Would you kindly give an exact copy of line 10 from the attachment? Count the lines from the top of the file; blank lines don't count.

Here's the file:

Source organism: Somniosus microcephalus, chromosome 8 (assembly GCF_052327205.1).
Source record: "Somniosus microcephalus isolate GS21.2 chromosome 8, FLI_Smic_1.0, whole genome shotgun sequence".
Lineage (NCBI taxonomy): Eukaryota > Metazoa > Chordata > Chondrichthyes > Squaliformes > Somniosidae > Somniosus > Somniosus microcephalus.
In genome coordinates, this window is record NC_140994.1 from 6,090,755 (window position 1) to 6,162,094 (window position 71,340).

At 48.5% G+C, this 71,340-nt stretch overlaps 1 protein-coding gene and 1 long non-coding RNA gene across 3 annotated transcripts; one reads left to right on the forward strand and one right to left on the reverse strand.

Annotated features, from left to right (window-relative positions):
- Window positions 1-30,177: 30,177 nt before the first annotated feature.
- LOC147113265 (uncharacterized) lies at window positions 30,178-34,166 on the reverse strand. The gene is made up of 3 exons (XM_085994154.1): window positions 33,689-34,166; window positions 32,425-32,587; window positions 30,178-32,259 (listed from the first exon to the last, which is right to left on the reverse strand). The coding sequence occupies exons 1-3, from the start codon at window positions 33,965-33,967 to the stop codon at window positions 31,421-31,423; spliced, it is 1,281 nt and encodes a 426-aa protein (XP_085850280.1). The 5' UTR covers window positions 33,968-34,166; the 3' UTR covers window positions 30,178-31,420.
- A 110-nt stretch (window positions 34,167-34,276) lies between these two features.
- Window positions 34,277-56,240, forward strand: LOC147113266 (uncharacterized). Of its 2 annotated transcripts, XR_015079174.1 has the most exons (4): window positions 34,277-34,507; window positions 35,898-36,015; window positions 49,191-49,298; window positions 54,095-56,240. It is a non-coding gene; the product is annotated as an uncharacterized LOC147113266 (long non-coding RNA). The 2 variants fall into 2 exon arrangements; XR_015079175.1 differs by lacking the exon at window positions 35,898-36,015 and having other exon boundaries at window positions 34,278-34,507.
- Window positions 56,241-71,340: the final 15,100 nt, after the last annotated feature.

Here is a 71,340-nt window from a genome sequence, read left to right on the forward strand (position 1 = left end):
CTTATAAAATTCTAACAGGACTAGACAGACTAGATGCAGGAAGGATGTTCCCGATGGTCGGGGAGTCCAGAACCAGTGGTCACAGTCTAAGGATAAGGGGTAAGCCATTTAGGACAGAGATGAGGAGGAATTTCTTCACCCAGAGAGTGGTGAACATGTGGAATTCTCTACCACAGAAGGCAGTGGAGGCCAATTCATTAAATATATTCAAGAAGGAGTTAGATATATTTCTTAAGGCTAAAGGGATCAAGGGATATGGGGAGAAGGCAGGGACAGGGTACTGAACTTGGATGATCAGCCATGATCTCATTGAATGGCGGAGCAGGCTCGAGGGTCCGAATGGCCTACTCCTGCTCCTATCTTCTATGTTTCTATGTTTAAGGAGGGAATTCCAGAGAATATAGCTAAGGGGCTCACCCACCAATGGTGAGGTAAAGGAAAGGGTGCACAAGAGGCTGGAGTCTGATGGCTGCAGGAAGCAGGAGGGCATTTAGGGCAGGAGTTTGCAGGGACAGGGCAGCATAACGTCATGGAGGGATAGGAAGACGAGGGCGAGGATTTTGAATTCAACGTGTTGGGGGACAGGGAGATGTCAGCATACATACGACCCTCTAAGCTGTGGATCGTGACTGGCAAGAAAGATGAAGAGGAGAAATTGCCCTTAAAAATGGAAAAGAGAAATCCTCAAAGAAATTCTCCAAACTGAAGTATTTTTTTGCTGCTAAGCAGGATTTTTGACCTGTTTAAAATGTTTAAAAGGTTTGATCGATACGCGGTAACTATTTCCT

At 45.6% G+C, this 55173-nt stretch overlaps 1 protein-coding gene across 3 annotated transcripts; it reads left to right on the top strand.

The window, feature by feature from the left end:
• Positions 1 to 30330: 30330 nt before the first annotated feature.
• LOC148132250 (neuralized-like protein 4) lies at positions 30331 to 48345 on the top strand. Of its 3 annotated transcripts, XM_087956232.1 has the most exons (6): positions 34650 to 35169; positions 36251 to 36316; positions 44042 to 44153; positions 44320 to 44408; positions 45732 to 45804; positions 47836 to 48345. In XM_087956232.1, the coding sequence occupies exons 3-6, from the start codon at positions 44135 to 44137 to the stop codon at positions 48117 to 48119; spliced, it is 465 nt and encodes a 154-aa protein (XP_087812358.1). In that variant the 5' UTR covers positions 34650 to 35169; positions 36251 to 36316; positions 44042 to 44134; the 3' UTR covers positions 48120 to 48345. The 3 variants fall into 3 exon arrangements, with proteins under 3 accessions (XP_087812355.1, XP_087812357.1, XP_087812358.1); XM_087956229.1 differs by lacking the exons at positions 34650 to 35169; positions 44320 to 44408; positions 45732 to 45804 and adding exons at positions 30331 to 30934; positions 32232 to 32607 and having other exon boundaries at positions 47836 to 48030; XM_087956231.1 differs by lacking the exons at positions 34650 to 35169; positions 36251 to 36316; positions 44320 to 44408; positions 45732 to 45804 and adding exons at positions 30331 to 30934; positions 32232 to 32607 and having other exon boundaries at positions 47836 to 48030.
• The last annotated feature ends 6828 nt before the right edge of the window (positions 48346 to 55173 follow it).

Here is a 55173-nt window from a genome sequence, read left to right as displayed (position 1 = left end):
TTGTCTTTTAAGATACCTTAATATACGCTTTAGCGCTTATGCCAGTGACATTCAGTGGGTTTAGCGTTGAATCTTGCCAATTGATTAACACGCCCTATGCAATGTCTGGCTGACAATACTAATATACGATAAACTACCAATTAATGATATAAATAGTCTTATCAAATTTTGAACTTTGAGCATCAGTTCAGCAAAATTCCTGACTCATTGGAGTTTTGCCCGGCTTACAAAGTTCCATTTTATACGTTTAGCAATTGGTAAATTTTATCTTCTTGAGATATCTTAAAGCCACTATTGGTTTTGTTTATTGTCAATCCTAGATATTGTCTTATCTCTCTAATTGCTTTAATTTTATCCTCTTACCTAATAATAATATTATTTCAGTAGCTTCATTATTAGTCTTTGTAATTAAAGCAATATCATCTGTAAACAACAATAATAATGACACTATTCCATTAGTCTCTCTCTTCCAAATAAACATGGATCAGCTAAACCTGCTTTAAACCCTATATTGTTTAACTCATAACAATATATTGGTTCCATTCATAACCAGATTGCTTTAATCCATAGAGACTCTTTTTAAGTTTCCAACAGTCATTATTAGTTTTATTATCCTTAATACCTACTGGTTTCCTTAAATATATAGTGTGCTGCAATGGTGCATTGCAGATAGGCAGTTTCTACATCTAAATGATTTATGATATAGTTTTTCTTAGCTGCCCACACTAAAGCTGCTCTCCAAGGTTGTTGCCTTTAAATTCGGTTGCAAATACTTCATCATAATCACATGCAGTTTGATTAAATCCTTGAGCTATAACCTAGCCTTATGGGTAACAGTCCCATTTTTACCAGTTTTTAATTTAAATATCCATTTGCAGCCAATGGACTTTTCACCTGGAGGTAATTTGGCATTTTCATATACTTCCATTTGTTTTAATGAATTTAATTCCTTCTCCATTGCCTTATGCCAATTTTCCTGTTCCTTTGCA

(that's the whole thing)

- Window positions 34,277-56,240, forward strand: LOC147113266 (uncharacterized). Of its 2 annotated transcripts, XR_015079174.1 has the most exons (4): window positions 34,277-34,507; window positions 35,898-36,015; window positions 49,191-49,298; window positions 54,095-56,240. It is a non-coding gene; the product is annotated as an uncharacterized LOC147113266 (long non-coding RNA). The 2 variants fall into 2 exon arrangements; XR_015079175.1 differs by lacking the exon at window positions 35,898-36,015 and having other exon boundaries at window positions 34,278-34,507.